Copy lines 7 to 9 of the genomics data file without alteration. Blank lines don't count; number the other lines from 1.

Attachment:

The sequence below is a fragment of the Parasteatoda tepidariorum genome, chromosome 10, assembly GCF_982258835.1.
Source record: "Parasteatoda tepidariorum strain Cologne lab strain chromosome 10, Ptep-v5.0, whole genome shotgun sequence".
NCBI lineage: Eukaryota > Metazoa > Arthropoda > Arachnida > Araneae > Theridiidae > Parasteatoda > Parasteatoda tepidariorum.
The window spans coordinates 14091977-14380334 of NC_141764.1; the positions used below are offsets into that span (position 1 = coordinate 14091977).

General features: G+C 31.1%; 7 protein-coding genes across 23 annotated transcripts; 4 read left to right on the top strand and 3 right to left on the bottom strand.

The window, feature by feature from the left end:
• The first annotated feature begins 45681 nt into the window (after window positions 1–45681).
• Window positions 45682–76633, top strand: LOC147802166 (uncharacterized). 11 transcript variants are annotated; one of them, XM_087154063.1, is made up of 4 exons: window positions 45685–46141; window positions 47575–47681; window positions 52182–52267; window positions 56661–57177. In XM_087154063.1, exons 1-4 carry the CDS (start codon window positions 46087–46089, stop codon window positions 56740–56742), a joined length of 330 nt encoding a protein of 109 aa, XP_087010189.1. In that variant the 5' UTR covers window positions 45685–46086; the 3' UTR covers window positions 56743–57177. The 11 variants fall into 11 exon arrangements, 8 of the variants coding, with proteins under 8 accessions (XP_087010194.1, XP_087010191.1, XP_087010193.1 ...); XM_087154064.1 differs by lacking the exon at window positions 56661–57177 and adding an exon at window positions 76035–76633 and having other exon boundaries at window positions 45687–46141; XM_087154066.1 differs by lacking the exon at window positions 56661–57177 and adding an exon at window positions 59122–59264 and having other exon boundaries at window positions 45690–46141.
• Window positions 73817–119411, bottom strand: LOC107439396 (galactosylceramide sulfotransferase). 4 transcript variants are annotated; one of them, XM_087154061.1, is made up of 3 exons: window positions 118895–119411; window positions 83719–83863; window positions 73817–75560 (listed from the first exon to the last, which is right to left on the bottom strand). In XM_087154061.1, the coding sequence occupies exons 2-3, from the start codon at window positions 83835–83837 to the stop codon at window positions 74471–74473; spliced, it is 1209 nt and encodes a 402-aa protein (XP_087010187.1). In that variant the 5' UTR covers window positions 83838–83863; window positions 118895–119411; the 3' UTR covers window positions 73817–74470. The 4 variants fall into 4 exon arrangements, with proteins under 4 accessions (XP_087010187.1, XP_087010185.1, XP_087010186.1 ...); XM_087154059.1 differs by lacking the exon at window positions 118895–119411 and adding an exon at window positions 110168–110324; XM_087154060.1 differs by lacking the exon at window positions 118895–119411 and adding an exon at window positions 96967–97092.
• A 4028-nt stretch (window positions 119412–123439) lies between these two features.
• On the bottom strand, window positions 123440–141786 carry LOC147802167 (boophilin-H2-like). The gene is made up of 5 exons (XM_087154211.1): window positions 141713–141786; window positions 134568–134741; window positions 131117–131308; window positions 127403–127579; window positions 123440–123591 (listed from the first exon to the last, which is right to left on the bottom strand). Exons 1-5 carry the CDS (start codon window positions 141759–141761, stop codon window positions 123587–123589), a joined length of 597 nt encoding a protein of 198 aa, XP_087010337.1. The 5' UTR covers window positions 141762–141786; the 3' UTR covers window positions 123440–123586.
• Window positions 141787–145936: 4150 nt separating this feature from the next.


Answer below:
• The first annotated feature begins 45681 nt into the window (after window positions 1–45681).
• Window positions 45682–76633, top strand: LOC147802166 (uncharacterized). 11 transcript variants are annotated; one of them, XM_087154063.1, is made up of 4 exons: window positions 45685–46141; window positions 47575–47681; window positions 52182–52267; window positions 56661–57177. In XM_087154063.1, exons 1-4 carry the CDS (start codon window positions 46087–46089, stop codon window positions 56740–56742), a joined length of 330 nt encoding a protein of 109 aa, XP_087010189.1. In that variant the 5' UTR covers window positions 45685–46086; the 3' UTR covers window positions 56743–57177. The 11 variants fall into 11 exon arrangements, 8 of the variants coding, with proteins under 8 accessions (XP_087010194.1, XP_087010191.1, XP_087010193.1 ...); XM_087154064.1 differs by lacking the exon at window positions 56661–57177 and adding an exon at window positions 76035–76633 and having other exon boundaries at window positions 45687–46141; XM_087154066.1 differs by lacking the exon at window positions 56661–57177 and adding an exon at window positions 59122–59264 and having other exon boundaries at window positions 45690–46141.
• Window positions 73817–119411, bottom strand: LOC107439396 (galactosylceramide sulfotransferase). 4 transcript variants are annotated; one of them, XM_087154061.1, is made up of 3 exons: window positions 118895–119411; window positions 83719–83863; window positions 73817–75560 (listed from the first exon to the last, which is right to left on the bottom strand). In XM_087154061.1, the coding sequence occupies exons 2-3, from the start codon at window positions 83835–83837 to the stop codon at window positions 74471–74473; spliced, it is 1209 nt and encodes a 402-aa protein (XP_087010187.1). In that variant the 5' UTR covers window positions 83838–83863; window positions 118895–119411; the 3' UTR covers window positions 73817–74470. The 4 variants fall into 4 exon arrangements, with proteins under 4 accessions (XP_087010187.1, XP_087010185.1, XP_087010186.1 ...); XM_087154059.1 differs by lacking the exon at window positions 118895–119411 and adding an exon at window positions 110168–110324; XM_087154060.1 differs by lacking the exon at window positions 118895–119411 and adding an exon at window positions 96967–97092.